FAXON: Obviously, the defense would be that it wasn’t the weapon that was the cause, it was the shooter. The manufacturers or sellers could raise this defense and a jury would have to decide. We’ve experienced that in the dram shop act situation, where a bar can be held liable for its role in allowing a customer to drive drunk and injure others. Under the common law, the view was that the drinker’s act of consuming the alcohol was a superseding cause, so that you could not have a simple negligence claim against the bar. In Craig v. Driscoll, the state Supreme Court said the idea of no liability for the bar due to the superseding cause of the customer’s drinking is not reality.

LAW TRIBUNE: So you’re saying that you could classify weapons that are way beyond the pale as being unreasonably hazardous.

FAXON: Exactly. That would be a basis for liability in the state of Connecticut. It wouldn’t attach anywhere else in the country because other legislatures would have to adopt that. I did a fair amount of research on this, and it appears to me that Congress clearly removed the scope of negligence per se from the concept of the manufacturer’s federal statutory immunity. So if the legislature were to craft a negligence per se statute that says the use of one of these weapons is negligence per se, to the extent that the manufacturer’s activity was a substantial factor or a cause of a shooting like this, there could be liability.

To my knowledge, that kind of a statute has never been enacted anywhere in the country.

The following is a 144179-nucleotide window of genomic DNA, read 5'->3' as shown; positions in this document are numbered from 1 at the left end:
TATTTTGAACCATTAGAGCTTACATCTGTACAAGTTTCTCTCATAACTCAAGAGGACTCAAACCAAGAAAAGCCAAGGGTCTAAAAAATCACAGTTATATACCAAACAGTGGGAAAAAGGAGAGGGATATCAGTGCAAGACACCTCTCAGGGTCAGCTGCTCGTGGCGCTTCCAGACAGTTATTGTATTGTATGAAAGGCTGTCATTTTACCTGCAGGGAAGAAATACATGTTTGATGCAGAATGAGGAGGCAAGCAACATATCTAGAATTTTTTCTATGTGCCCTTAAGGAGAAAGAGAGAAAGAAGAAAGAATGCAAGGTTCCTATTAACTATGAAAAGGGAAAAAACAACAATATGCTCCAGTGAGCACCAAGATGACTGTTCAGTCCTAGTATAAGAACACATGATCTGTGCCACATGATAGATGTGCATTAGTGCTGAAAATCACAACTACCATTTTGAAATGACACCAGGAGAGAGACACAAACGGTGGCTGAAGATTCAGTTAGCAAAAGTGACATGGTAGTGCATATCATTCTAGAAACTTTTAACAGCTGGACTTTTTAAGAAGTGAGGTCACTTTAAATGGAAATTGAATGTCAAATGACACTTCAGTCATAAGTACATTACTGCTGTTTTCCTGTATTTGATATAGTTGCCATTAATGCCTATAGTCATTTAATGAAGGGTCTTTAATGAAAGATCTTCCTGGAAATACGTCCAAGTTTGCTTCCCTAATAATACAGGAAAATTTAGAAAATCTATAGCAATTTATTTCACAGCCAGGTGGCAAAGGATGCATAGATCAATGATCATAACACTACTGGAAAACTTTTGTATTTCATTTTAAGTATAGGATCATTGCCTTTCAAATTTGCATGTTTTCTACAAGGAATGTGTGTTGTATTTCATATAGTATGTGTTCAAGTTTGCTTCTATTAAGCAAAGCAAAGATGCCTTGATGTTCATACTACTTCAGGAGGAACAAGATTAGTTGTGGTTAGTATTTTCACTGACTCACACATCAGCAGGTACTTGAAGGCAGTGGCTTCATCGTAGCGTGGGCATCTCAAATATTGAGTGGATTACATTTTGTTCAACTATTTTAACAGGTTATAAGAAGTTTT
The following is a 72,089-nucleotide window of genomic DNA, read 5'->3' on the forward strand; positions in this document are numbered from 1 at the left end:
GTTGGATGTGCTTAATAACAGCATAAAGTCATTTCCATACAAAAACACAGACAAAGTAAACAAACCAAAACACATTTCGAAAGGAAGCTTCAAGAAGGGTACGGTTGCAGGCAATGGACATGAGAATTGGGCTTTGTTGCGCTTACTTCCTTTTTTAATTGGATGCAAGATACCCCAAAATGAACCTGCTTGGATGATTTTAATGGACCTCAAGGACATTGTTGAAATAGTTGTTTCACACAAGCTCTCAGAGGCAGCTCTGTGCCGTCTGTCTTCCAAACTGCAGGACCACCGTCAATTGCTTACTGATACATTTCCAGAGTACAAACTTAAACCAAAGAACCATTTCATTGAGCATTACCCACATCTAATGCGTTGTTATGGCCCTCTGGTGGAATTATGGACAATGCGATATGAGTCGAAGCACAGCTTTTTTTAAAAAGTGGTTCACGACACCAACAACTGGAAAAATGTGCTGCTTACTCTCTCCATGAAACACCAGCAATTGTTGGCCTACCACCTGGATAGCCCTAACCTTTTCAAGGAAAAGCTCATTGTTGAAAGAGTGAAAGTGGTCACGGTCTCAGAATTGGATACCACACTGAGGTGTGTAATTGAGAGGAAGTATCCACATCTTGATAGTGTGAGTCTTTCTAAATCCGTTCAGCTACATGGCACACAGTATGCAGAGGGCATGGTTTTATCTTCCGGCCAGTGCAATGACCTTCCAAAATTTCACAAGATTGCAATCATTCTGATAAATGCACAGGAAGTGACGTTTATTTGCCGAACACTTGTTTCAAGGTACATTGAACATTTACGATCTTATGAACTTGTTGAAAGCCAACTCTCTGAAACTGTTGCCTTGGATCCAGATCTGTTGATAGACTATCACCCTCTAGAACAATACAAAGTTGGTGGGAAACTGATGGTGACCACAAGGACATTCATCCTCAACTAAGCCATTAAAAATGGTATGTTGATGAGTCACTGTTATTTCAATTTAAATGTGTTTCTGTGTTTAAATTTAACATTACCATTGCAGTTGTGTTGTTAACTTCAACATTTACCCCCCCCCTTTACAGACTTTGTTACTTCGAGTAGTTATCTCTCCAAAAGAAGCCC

LAW TRIBUNE: Don’t you think that that would be politically impossible?

FAXON: I don’t think so, at the [state] level. Tort law is a state by state matter. I think the core problem has been the manufacturers, who have been able to control the legislation in this area. They now have two or three hundred million guns in America, and they have to be held responsible for the carnage related to their product. If a negligence per se statute is carefully crafted to fit within the exception of the federal immunity law … maybe they will modify the type of weapons they manufacture and their marketing practices. Because the only way you can get through to these people is through their pocketbook.

LAW TRIBUNE: If an industry’s products create injury and death, the prospect of enhanced civil liability would be a serious threat.

FAXON: If you can’t get it done in the legislature, then you have to get it done in a courtroom. Look, for example, at the National Shooting Sports Federation right in Newtown. Before this Sandy Hook shooting, they were anonymous. [Now we] start peeling back the layers, and see the kind of money that these people get, and that it’s an industry front group, and that they’re able — as an industry — to make billions of dollars without having to take the legal responsibility that every other industry has when they sell a product that’s hazardous.

Tobacco manufacturers eventually had to come forward and recognize that they were part of the problem. Guns are part of the problem, and the only way to make the industry accountable is to have some legislators with enough gumption to push a statute that creates liability for negligence per se. If you can’t get things done on a national level, you have to do it on a state level. And I’m all for that, because you know what? Maybe they’d make things safer, so another town in America doesn’t have to endure what we’ve been through in Newtown. •